As grim as such statistics may seem, the trends are not all bad. Population growth has slowed in recent years, as fertility rates have dropped.
Conventional economic wisdom once had it that prosperity is the key to reducing population growth, as better-educated couples would choose to have fewer children.
But birth rates in developing countries have dropped by one-third since the mid-1960, even without improved living conditions, Scientific American reported last year. Women who once had six children on average now have four.
The biggest reason for the decline is increased access to family planning and contraception, or voluntary sterilization, concluded the article's authors, who included Bryant Robey of the Johns Hopkins School of Hygiene and Public Health.
Even so, experts say there remains a serious shortage of family planning in many countries. By one estimate, more than 120 million married women of child-bearing age would like to avoid pregnancy but are practicing no form of birth control.
That is one of the reasons why the United States and other nations have pledged increased international aid for family planning. As the largest contributor, the United States has boosted its share from $400 million to $600 million. Mr. Wirth says other industrial nations will follow suit.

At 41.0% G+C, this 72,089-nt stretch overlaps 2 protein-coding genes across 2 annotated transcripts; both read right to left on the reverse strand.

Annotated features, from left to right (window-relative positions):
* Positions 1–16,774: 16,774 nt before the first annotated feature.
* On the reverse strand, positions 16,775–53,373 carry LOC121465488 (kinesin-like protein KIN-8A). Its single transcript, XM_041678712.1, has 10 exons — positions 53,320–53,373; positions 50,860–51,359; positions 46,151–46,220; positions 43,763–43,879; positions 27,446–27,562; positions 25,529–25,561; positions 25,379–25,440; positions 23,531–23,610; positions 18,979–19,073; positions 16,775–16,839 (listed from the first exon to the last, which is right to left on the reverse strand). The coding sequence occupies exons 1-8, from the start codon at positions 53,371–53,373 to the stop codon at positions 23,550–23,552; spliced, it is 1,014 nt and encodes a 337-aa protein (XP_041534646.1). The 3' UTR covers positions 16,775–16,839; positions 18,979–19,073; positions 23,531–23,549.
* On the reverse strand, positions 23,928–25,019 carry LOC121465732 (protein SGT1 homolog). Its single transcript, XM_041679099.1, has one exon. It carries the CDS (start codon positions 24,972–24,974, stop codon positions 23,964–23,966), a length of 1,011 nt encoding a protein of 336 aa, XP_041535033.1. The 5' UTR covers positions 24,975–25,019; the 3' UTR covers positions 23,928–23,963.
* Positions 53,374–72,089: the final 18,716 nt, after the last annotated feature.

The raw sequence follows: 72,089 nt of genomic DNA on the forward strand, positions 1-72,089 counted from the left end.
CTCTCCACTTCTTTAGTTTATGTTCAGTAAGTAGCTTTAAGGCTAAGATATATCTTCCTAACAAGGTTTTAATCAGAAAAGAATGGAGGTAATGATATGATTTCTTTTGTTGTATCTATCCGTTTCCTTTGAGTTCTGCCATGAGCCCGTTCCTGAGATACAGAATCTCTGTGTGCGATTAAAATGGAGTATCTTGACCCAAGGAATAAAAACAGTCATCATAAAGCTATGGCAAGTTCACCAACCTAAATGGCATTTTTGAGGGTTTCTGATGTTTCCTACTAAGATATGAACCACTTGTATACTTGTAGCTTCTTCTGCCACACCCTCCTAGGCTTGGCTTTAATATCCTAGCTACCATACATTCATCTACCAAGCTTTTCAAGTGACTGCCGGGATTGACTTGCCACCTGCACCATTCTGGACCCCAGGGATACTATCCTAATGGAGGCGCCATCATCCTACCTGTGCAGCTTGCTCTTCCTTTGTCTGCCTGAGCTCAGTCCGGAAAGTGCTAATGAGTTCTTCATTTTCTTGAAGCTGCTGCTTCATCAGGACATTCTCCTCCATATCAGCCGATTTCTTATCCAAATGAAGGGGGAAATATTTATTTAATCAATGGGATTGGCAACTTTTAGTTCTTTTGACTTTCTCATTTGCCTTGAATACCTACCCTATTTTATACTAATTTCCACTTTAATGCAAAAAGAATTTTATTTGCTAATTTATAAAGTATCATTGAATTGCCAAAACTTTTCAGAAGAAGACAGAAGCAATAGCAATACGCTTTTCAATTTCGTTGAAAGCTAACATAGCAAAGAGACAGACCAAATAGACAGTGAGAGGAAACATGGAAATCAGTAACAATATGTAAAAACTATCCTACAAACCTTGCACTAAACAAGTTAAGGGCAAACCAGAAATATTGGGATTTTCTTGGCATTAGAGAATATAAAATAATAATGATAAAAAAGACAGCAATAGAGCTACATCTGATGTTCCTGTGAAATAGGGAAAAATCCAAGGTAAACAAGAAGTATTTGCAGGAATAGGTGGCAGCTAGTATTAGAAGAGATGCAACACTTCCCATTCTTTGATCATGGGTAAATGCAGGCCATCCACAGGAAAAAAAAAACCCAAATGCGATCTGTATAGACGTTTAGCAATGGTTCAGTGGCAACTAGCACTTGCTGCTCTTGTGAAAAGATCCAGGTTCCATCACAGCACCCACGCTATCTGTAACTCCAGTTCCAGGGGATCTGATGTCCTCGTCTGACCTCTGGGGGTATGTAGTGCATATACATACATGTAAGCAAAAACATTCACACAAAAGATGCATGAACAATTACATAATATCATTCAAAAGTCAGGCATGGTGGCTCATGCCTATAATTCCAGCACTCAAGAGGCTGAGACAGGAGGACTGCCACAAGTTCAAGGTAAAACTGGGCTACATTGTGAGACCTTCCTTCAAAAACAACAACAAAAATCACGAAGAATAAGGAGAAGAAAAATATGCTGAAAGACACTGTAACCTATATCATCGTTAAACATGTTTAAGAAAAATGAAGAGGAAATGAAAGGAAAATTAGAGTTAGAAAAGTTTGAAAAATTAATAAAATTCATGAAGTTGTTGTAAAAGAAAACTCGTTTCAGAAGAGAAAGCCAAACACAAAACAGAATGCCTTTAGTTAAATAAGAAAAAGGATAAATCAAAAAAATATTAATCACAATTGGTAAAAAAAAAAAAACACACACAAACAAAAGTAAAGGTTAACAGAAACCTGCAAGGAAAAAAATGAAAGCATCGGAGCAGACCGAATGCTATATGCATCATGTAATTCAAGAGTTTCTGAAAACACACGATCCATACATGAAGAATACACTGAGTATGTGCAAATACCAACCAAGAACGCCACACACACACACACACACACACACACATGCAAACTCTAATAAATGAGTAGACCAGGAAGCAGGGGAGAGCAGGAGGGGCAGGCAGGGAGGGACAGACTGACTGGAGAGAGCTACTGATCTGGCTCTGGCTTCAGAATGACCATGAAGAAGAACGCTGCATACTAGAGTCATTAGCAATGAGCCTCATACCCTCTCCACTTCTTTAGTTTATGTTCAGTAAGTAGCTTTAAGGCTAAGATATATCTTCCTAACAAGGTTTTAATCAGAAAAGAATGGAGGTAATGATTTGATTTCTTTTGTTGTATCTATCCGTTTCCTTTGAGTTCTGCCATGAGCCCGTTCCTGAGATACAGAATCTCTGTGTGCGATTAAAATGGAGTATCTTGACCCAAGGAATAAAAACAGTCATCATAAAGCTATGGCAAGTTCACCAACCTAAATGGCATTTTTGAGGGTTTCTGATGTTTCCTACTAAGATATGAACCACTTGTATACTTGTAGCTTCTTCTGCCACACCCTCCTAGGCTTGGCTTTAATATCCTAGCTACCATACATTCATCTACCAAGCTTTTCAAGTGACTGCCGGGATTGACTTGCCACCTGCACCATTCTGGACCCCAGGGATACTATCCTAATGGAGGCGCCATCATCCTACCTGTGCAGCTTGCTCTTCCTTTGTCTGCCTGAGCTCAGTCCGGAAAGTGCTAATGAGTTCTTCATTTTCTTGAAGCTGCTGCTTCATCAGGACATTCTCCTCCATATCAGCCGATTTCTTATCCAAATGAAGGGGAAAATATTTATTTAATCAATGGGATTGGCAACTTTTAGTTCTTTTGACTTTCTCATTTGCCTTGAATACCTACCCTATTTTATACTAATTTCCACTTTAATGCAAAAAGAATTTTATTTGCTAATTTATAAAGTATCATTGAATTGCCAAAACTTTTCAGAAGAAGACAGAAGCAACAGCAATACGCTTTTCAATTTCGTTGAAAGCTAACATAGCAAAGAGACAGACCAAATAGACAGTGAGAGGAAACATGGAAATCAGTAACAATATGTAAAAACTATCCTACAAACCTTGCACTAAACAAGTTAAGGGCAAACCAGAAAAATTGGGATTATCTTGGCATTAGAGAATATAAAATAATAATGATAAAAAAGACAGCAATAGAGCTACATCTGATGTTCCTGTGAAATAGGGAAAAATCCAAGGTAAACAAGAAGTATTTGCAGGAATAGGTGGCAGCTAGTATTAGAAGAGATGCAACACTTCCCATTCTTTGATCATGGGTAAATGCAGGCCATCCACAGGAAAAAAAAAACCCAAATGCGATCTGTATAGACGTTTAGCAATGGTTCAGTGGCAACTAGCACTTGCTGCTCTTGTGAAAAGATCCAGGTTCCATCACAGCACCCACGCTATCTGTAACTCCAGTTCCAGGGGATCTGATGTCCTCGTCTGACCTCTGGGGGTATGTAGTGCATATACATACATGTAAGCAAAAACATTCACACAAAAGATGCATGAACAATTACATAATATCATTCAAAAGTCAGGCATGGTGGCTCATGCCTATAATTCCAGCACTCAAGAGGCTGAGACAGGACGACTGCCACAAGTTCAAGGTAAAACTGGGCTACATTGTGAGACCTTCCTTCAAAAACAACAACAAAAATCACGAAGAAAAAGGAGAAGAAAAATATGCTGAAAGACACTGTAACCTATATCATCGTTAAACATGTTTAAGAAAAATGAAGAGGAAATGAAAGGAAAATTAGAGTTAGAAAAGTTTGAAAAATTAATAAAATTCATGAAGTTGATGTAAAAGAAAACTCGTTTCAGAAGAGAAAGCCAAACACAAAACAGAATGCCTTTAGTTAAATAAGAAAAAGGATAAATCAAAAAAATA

The Vatican has objected that "family planning" is a smoke screen for encouraging teen sex and abortion on demand. Other vague references to family that do not specify monogamous couples smack of support for homosexual marriage, other critics maintain.
Supporters say the U.N. document calls for reducing abortion, ,, while ensuring access to safe abortions in countries where it is legally permitted. References to family are broad enough to encompass the reality of varied cultural practices around the world, they say.
Despite the Vatican's objections, there seems to be broad agreement among nations on the need to stabilize population growth. Only a handful of countries, with predominantly Catholic populations, have objected to portions of the proposed accord.